Abstract : Cyanide is well known for its toxicity towards living organisms. Many plants use cyanide as a defensive agent against herbivores, releasing it through the enzymatic hydrolysis of endogenous cyanogenic compounds. At low concentrations, cyanide has been proposed to have a regulatory role in many plant processes including stimulation of seed germination. However, no ecological role for cyanide in seed germination has been established. In the present study, we show that burning plant material produces the cyanohydrin, glyceronitrile. We also show that, in the presence of water, glyceronitrile is slowly hydrolysed to release cyanide that stimulates seed germination of a diverse range of fire-responsive species from different continents. We propose that glyceronitrile serves as an ecological store for cyanide and is an important cue for stimulating seed germination and landscape regeneration after fires.
ESTHER : Flematti_2011_Nat.Commun_2_360
PubMedSearch : Flematti_2011_Nat.Commun_2_360
PubMedID: 21694708

Title : Production of the seed germination stimulant karrikinolide from combustion of simple carbohydrates - Flematti_2011_J.Agric.Food.Chem_59_1195
Author(s) : Flematti GR , Scaffidi A , Dixon KW , Smith SM , Ghisalberti EL
Ref : Journal of Agricultural and Food Chemistry , 59 :1195 , 2011
Abstract : The naturally occurring seed germination stimulant karrikinolide is formed from the combustion of plant material including cellulose. It has previously been reported that combustion of simple carbohydrates such as d-glucose does not produce extracts containing karrikinolide. Moreover, it was reported that extracts with germination-promoting ability could be obtained only by combustion of simple carbohydrates in the presence of amino acids such as l-glycine. By employing a (13)C-labeled karrikinolide to physically quantify natural karrikinolide, we now show that it is produced from combustion of simple carbohydrates in similar amounts regardless of whether l-glycine is present or not. The addition of l-glycine appears to be beneficial in reducing the inhibitory effect of smoke extracts and provides a greater concentration range for effective germination-promoting activity.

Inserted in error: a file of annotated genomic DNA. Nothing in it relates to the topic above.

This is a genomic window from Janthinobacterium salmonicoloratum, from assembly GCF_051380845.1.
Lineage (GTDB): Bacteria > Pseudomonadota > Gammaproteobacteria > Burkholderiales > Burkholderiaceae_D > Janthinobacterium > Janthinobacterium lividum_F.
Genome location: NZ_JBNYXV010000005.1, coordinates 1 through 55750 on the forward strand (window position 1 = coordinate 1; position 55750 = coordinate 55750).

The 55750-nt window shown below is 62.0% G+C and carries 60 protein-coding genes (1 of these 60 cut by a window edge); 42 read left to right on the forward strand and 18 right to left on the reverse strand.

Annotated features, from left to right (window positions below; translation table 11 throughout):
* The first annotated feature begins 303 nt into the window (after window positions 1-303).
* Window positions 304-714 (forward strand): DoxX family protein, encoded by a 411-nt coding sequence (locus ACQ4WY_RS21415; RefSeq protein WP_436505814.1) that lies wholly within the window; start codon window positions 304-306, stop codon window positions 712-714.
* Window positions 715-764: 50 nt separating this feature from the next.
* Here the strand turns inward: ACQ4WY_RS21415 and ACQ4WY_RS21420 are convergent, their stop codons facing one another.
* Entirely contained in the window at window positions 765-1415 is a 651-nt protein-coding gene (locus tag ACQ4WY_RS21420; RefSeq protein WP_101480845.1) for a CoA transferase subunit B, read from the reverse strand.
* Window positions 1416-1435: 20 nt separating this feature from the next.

ESTHER : Flematti_2011_J.Agric.Food.Chem_59_1195
PubMedSearch : Flematti_2011_J.Agric.Food.Chem_59_1195
PubMedID: 21280622

Title : Karrikins enhance light responses during germination and seedling development in Arabidopsis thaliana - Nelson_2010_Proc.Natl.Acad.Sci.U.S.A_107_7095
Author(s) : Nelson DC , Flematti GR , Riseborough JA , Ghisalberti EL , Dixon KW , Smith SM
Ref : Proc Natl Acad Sci U S A , 107 :7095 , 2010
Abstract : Karrikins are a class of seed germination stimulants identified in smoke from wildfires. Microarray analysis of imbibed Arabidopsis thaliana seeds was performed to identify transcriptional responses to KAR(1) before germination. A small set of genes that are regulated by KAR(1), even when germination is prevented by the absence of gibberellin biosynthesis or light, were identified. Light-induced genes, putative HY5-binding targets, and ABRE-like promoter motifs were overrepresented among KAR(1)-up-regulated genes. KAR(1) transiently induced the light signal transduction transcription factor genes HY5 and HYH. Germination of afterripened Arabidopsis seed was triggered at lower fluences of red light when treated with KAR(1). Light-dependent cotyledon expansion and inhibition of hypocotyl elongation were enhanced in the presence of germination-active karrikins. HY5 is important for the Arabidopsis hypocotyl elongation, but not seed germination, response to karrikins. These results reveal a role for karrikins in priming light responses in the emerging seedling, and suggest that the influence of karrikins on postfire ecology may not be limited to germination recruitment.
ESTHER : Nelson_2010_Proc.Natl.Acad.Sci.U.S.A_107_7095
PubMedSearch : Nelson_2010_Proc.Natl.Acad.Sci.U.S.A_107_7095
PubMedID: 20351290

Title : Structure-activity relationship of karrikin germination stimulants - Flematti_2010_J.Agric.Food.Chem_58_8612
Author(s) : Flematti GR , Scaffidi A , Goddard-Borger ED , Heath CH , Nelson DC , Commander LE , Stick RV , Dixon KW , Smith SM , Ghisalberti EL
Ref : Journal of Agricultural and Food Chemistry , 58 :8612 , 2010
Abstract : Karrikins (2H-furo[2,3-c]pyran-2-ones) are potent smoke-derived germination promoters for a diverse range of plant species but, to date, their mode of action remains unknown. This paper reports the structure-activity relationship of numerous karrikin analogues to increase understanding of the key structural features of the molecule that are required for biological activity. The results demonstrate that modification at the C5 position is preferred over modification at the C3, C4, or C7 positions for retaining the highest bioactivity.